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S. Korea's financial market stable but imbalance worsens: BOK

Economy 11:00 March 25, 2021

SEOUL, March 25 (Yonhap) -- South Korea's financial market continues to be stable, but the risk of financial imbalance worsened because of a jump in asset prices, the Bank of Korea (BOK) said Thursday.

In a regular report on financial stability, the BOK also called for vigilance against a rise in debt at households and companies amid the COVID-19 pandemic.

The nation's financial stability index shot up to 22.3 in April last year, breaching the lower boundary for a crisis warning, but it has since come down to 8.

At the end of last year, outstanding debt of South Korean households reached 1,726.1 trillion won (US$1.52 trillion), up 7.9 percent from a year ago.

The growth pace of household debts accelerated last year. It grew 4.6 percent in the first quarter of last year, 5.2 percent in the second quarter, 7 percent in the third quarter and 7.9 percent in the fourth quarter, according to the report.

Local households' ability to pay back their debts worsened due to reductions in income, apparently caused by the coronavirus pandemic.

S. Korea's financial market stable but imbalance worsens: BOK - 1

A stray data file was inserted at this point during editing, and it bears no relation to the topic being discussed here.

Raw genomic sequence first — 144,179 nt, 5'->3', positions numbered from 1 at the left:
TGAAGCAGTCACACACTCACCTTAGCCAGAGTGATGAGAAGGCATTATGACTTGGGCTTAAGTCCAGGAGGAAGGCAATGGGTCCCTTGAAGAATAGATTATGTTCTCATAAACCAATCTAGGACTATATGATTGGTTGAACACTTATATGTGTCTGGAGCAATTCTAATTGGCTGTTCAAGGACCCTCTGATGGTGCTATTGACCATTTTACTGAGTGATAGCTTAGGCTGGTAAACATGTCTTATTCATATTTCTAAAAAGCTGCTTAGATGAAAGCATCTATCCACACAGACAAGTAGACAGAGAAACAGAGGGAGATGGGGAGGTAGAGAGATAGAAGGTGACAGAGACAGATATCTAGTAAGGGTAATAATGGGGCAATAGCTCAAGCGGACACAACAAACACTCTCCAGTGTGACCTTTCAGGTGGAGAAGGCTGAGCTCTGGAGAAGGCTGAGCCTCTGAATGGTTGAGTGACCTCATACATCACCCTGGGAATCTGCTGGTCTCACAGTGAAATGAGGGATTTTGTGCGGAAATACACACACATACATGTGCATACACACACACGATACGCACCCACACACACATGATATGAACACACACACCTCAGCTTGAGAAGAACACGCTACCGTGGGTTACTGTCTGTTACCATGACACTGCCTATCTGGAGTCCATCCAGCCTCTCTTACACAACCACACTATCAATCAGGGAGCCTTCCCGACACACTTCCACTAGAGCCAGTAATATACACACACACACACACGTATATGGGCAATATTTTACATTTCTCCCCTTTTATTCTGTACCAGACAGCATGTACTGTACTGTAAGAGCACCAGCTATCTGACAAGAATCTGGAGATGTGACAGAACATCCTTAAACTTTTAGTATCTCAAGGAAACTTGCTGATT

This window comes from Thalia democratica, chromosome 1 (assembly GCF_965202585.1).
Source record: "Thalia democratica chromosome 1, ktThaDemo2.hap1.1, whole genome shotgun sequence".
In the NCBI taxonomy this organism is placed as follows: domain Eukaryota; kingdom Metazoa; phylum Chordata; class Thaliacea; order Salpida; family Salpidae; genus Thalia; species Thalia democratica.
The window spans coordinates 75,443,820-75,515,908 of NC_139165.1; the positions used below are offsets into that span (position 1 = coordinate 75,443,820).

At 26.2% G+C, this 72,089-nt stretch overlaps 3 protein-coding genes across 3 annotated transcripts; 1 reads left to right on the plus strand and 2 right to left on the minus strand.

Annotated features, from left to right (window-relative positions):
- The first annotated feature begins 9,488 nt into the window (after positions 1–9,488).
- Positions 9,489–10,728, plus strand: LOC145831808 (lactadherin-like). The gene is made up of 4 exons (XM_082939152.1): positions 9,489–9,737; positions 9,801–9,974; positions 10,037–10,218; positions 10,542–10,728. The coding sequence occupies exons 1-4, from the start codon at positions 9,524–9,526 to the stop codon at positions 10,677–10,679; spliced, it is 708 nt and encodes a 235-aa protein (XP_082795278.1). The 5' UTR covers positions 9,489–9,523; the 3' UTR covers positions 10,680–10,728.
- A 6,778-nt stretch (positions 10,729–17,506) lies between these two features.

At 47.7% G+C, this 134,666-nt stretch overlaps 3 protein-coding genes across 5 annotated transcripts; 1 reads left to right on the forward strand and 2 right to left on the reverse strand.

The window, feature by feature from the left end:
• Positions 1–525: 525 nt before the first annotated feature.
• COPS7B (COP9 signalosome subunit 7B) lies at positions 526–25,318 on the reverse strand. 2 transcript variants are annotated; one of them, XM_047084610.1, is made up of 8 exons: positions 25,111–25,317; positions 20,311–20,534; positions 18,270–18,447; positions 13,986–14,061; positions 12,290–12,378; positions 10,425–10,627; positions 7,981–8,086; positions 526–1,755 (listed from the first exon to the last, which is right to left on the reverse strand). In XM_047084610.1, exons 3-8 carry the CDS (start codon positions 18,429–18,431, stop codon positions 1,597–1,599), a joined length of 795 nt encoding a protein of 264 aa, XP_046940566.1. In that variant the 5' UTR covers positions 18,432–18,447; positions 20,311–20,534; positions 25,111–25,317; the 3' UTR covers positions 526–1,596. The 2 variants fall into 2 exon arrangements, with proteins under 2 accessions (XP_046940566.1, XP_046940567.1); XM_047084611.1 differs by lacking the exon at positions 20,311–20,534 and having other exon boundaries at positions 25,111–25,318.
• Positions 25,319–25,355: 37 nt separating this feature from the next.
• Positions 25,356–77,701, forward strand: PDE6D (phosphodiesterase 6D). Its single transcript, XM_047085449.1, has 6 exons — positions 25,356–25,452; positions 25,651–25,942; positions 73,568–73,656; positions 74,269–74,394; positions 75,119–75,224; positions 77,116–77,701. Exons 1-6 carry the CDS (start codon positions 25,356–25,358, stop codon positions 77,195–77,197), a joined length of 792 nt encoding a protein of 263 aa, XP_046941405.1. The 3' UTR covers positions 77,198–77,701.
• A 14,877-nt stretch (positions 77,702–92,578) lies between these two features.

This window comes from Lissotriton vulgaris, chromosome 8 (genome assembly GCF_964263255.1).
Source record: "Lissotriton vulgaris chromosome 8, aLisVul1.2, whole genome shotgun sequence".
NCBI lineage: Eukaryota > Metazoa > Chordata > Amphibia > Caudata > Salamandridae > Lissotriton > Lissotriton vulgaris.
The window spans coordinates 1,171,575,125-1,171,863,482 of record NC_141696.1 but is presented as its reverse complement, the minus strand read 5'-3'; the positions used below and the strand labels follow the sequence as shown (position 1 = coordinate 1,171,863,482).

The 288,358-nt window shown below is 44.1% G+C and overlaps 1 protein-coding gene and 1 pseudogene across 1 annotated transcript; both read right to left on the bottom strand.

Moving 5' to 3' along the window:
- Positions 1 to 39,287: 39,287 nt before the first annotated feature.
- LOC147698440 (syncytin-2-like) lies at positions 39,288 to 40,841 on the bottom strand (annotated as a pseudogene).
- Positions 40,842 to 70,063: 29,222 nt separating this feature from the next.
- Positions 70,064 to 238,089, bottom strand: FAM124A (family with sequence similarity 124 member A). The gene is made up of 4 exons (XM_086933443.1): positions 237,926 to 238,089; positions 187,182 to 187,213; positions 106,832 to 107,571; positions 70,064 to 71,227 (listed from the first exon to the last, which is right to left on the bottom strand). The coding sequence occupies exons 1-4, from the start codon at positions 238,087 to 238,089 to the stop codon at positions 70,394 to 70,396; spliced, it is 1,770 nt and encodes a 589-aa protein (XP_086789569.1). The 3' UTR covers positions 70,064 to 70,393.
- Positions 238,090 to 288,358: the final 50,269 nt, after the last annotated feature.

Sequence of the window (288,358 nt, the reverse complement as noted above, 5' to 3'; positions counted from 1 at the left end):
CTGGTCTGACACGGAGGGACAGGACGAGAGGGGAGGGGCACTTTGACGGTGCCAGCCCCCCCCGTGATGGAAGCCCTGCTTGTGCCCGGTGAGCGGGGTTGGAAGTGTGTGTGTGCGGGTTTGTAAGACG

As of the end of last year, households' debt to disposable income ratio came to 175.5 percent, up 13.2 percent from a year ago, the report said.

The BOK warned that vulnerable households may fail to repay their debts if an economic recovery is delayed.

Outstanding debt of South Korean firms stood at 1,359 trillion won at the end of last year, up 15.3 percent from a year ago, the BOK said.

The BOK noted the need to cope with a potential credit crisis if the economic recovery falters.

Earlier this week, BOK Gov. Lee Ju-yeol said South Korea's economy is expected to recover from the COVID-19 pandemic at a faster pace than expected this year as the U.S. economic recovery gathers steam.

However, Lee said the BOK has no plans to normalize its monetary policy earlier than anticipated.

The BOK kept the nation's 2021 growth outlook at 3 percent in its latest update.

Last month, the BOK froze the key interest rate at a record low of 0.5 percent after cutting a total of 75 basis points last year amid the virus outbreak.

kdh@yna.co.kr
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